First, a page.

260 F.2d 949
ELKO REALTY COMPANY, Petitioner,
COMMISSIONER OF INTERNAL REVENUE, Respondent.
United States Court of Appeals Third Circuit.
Argued November 7, 1958.
Decided November 17, 1958.
Logan Morris, Philadelphia, Pa. (John C. Noonan, Nesbit, Morris, Pugh & Noonan, Philadelphia, Pa., on the brief), for petitioner.
Myron C. Baum, Washington, D. C. (Charles K. Rice, Asst. Atty. Gen., Lee A. Jackson, Joseph F. Goetten, Thomas N. Chambers, Attys., Dept. of Justice, Washington, D. C., on the brief), for respondent.
Before MARIS, KALODNER and HASTIE, Circuit Judges.
The taxpayer asks us to review the decision of the Tax Court that it owed deficiencies in income tax for the years 1951, 1952 and 1953. The deficiencies resulted from the disallowance by the Commissioner of losses sustained by two affiliated corporations, which losses had been set off by the taxpayer against its income in consolidated returns filed by it for the years in question. The Tax Court sustained the Commissioner's determination that the principal purpose of the acquisition of the two corporations by the taxpayer was the avoidance of Federal income taxes, that the deduction of their losses from the taxpayer's income was accordingly forbidden by section 129(a) of the Internal Revenue Code of 1939, 26 U.S.C. § 129(a), and that the two corporations were in any event not affiliates of the taxpayer privileged to join in a consolidated return under section 141 of the Internal Revenue Code of 1939, 26 U.S.C. § 141 since the taxpayer's acquisition of them served no business purpose, as distinguished from a taxreducing purpose.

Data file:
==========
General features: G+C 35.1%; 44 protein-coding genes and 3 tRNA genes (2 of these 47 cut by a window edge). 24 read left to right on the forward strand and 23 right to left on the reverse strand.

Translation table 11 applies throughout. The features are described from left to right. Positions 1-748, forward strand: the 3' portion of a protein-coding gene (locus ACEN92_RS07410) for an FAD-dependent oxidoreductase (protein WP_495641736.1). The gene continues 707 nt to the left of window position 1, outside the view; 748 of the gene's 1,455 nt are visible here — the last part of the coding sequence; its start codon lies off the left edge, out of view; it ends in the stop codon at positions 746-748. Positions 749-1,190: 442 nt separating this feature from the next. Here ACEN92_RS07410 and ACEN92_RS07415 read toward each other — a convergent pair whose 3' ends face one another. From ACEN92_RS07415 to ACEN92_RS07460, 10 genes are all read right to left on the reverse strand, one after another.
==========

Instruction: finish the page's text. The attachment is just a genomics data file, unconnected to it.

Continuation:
It will be seen that the question upon which this case turns is a purely factual one, namely, whether the taxpayer acquired the two corporations in question for a bona fide business purpose or, as the Tax Court found, principally in order to reduce or avoid income taxes on its own income. The evidence is discussed and the facts are found in the opinion filed in the Tax Court by Judge Train, 29 T.C. 1012, and will not be detailed here. We need merely say that our examination of the evidence satisfies us that the findings of the Tax Court have substantial evidence to support them and cannot be held to be erroneous.
The decision of the Tax Court will be affirmed.